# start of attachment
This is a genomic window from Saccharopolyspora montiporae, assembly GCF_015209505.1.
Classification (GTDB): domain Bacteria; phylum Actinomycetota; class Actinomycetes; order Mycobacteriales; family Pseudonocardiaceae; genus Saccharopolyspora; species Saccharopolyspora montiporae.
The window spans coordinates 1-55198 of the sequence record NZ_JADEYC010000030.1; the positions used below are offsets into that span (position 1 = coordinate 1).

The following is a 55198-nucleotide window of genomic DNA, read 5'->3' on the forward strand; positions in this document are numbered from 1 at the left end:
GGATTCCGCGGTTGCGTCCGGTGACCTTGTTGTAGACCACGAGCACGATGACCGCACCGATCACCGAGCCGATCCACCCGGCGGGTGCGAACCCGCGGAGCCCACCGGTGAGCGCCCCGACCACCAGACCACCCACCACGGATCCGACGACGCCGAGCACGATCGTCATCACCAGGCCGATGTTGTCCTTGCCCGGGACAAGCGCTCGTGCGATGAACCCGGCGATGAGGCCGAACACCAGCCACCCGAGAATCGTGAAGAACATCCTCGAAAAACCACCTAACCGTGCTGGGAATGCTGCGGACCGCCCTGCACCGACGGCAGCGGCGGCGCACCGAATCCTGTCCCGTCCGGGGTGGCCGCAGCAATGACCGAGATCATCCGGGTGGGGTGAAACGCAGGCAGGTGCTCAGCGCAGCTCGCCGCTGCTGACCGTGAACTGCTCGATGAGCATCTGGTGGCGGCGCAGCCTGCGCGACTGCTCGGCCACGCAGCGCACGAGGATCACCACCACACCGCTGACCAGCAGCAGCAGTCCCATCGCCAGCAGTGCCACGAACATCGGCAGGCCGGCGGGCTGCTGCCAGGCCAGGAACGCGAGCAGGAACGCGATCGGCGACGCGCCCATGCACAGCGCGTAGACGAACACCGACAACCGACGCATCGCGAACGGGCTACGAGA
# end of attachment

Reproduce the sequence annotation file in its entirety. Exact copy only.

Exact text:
This is a genomic window from Saccharopolyspora montiporae, assembly GCF_015209505.1.
Classification (GTDB): domain Bacteria; phylum Actinomycetota; class Actinomycetes; order Mycobacteriales; family Pseudonocardiaceae; genus Saccharopolyspora; species Saccharopolyspora montiporae.
The window spans coordinates 1-55198 of the sequence record NZ_JADEYC010000030.1; the positions used below are offsets into that span (position 1 = coordinate 1).

The following is a 55198-nucleotide window of genomic DNA, read 5'->3' on the forward strand; positions in this document are numbered from 1 at the left end:
GGATTCCGCGGTTGCGTCCGGTGACCTTGTTGTAGACCACGAGCACGATGACCGCACCGATCACCGAGCCGATCCACCCGGCGGGTGCGAACCCGCGGAGCCCACCGGTGAGCGCCCCGACCACCAGACCACCCACCACGGATCCGACGACGCCGAGCACGATCGTCATCACCAGGCCGATGTTGTCCTTGCCCGGGACAAGCGCTCGTGCGATGAACCCGGCGATGAGGCCGAACACCAGCCACCCGAGAATCGTGAAGAACATCCTCGAAAAACCACCTAACCGTGCTGGGAATGCTGCGGACCGCCCTGCACCGACGGCAGCGGCGGCGCACCGAATCCTGTCCCGTCCGGGGTGGCCGCAGCAATGACCGAGATCATCCGGGTGGGGTGAAACGCAGGCAGGTGCTCAGCGCAGCTCGCCGCTGCTGACCGTGAACTGCTCGATGAGCATCTGGTGGCGGCGCAGCCTGCGCGACTGCTCGGCCACGCAGCGCACGAGGATCACCACCACACCGCTGACCAGCAGCAGCAGTCCCATCGCCAGCAGTGCCACGAACATCGGCAGGCCGGCGGGCTGCTGCCAGGCCAGGAACGCGAGCAGGAACGCGATCGGCGACGCGCCCATGCACAGCGCGTAGACGAACACCGACAACCGACGCATCGCGAACGGGCTACGAGA